Domain PCs denying logon - Group policy error shown?

Bit of a strange one that I cannot find any answers to on the net.
PCs that were working fine a few days ago have stopped users being able to log on, showing the error below:
"The Group Policy Client service failed the logon. Access is denied."

Adding the user to local admins allows logon as a short term fix but this is undone shortly afterwards. Checking the administrators group on the PC shows an unresolved SID. have removed this and added to local admins again but it appears to repeat itself again a day or so later.

Checking event logs shows the following:
"The winlogon notification subscriber <GPClient> was unavailable to handle a critical notification event."
"The winlogon notification subscriber <GPClient> failed a critical notification event."

I've checked GPOs applied and none of them are setting local admins, although even if it was it shouldnt leave an unresolved SID behind.
As a test, we removed the unresolved SID and didnt add the user back into local admins and the user was able to log in fine.

To confirm:
The users were local admins but are no longer listed.
An unresolved SID is listed, removing it lets the user log on.
There are GPclient errors in the event logs.

I've looked around the internet and found suggestions relating to removing and readding user profiles and even reinstalling windows.
This is affecting a large number of users so messing around on each PC isnt really an option.

Server:SBS 2008 SP2.
2003 domain functional level.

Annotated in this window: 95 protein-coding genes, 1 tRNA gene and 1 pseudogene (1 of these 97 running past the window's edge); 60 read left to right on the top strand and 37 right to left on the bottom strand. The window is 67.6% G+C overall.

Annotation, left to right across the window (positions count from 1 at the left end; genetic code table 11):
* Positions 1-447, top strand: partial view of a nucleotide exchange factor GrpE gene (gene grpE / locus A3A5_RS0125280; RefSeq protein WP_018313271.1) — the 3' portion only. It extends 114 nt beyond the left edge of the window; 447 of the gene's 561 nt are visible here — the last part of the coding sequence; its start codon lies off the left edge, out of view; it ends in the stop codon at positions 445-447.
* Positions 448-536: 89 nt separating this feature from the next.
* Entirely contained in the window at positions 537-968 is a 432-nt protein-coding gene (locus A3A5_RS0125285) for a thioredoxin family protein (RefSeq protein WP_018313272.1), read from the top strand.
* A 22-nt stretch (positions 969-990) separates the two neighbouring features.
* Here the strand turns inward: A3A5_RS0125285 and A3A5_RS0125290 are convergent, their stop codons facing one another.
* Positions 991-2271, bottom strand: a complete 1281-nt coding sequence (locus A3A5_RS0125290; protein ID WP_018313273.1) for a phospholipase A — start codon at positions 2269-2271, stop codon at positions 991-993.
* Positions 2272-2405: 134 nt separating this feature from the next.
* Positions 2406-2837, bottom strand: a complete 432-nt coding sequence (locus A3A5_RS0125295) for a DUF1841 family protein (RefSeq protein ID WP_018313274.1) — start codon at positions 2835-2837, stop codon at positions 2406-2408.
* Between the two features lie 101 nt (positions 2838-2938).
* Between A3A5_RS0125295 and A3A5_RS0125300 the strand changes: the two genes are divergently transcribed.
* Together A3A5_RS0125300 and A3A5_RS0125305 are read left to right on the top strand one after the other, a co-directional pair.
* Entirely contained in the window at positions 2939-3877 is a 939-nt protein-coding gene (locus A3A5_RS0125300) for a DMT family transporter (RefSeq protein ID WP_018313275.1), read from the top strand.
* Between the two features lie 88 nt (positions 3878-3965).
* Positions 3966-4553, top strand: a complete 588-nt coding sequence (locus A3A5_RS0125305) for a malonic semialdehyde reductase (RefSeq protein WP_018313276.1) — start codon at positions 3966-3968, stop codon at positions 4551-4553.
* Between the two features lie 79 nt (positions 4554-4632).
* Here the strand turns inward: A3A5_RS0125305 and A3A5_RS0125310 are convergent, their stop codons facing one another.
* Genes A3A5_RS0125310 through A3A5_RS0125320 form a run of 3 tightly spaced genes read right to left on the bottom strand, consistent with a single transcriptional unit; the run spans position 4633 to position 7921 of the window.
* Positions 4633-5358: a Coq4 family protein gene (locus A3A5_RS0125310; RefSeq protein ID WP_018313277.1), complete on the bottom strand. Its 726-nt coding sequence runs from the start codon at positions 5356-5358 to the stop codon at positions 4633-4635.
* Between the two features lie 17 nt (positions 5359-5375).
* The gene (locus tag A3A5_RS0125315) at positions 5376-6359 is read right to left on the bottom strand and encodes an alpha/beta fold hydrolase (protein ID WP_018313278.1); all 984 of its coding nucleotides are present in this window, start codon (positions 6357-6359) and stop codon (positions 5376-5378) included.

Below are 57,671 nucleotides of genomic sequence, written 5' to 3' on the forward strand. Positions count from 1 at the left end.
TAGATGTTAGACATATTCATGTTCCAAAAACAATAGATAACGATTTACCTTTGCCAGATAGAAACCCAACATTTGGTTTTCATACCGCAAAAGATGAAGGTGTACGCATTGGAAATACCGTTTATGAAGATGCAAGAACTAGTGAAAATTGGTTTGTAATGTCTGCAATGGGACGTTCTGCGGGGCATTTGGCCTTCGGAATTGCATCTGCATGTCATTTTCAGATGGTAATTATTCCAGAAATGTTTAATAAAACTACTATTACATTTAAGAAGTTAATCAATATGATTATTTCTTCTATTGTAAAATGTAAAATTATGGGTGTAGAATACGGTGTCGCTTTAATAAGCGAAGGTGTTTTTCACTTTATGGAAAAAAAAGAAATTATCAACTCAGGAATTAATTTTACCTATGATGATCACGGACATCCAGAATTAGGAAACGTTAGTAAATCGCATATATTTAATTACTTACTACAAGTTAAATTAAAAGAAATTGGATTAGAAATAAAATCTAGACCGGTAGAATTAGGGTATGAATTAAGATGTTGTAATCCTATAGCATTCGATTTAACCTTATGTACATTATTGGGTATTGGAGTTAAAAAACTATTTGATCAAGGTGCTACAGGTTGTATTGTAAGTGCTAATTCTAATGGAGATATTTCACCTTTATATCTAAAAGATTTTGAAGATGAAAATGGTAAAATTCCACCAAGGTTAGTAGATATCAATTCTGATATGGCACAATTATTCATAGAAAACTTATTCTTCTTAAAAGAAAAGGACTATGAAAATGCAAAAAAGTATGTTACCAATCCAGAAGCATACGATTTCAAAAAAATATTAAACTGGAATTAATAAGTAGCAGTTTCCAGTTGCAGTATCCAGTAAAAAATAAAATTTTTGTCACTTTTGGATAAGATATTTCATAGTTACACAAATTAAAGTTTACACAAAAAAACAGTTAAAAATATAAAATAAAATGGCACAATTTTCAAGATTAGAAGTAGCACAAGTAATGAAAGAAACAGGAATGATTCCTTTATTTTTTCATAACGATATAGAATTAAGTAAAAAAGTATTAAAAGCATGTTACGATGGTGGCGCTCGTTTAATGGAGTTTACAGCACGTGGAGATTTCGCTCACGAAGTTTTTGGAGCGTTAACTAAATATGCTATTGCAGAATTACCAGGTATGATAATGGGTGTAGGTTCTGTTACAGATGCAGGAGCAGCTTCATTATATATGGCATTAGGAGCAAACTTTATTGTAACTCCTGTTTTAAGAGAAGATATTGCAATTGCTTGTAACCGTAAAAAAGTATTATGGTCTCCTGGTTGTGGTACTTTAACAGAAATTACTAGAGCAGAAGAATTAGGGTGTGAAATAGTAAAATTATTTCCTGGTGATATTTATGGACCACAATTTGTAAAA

Single DC holding all FMSO roles.
Clients:Windows XP & Windows 7 machines are experiencing the issue. Not all machines are affected.
LVL 27
SteveAsked:
Who is Participating?
 
SteveConnect With a Mentor Author Commented:
Thanks All.

I was unconvinced that rejoining so many of the PCs to the domain would be a very viable solution but tried an individual PC just in case. Didn't work....

As advised above, there were no events on the DC relating to this and the only evidence was on the PCs event logs.

In the end I ran a chkdsk on the servers drive and used esentutil to repair the active directory and it seems to have resolved it.

http://www.windowsnetworking.com/kbase/WindowsTips/Windows2000/AdminTips/ActiveDirectory/UseEsentutlwhenNtdsutiltoolfailstorepairtheActiveDirectorydatabase.html

Has been running for a few days with no problems at all.
Thanks for the suggestions guys!


0
 
psychogrCommented:
make sure your client pcs have your domain controller as the only dns server.
Try manualy updating Group policy on client machines (gpupdate /force)

if unresolved, try rejoining the client machines back to domain..
0
 
SteveAuthor Commented:
The single DC is the only DNS entry.

Gpupdate /force doesnt resolve the issue.

We cannot rejoin such a large amount of PCs to the domain without knowing if this will fix it. Could you be more specific on how this may resolve the issue?
0
Has Powershell sent you back into the Stone Age?

If managing Active Directory using Windows Powershell® is making you feel like you stepped back in time, you are not alone.  For nearly 20 years, AD admins around the world have used one tool for day-to-day AD management: Hyena. Discover why.

 
Blake_1Commented:
How about on the DC, what errors are displayed there in the System event log - any relating to Netlogon?
0
 
SteveAuthor Commented:
Hi Blake_1,

There are no warnings or errors in the application or system event logs on the DC (other than unrelated ones about printers etc)
0
 
Blake_1Commented:
I would try re-adding a single machine to the domain to see if that resolves the issue.  It sounds as though a GPO may be corrupted or something along those lines.
0
 
psychogrCommented:
I had some issues with unresolvable sids and rejoining the client to the domain did the trick..
Very important: Before rejoining the machine to the domain you must make sure that no domain account are left on the local machine..
You can always check with one client pc and if it works you should do the same thing with every other problematic machines..

Also you must double check event logs specifically security logs for strange behavior..
0
All Courses

From novice to tech pro — start learning today.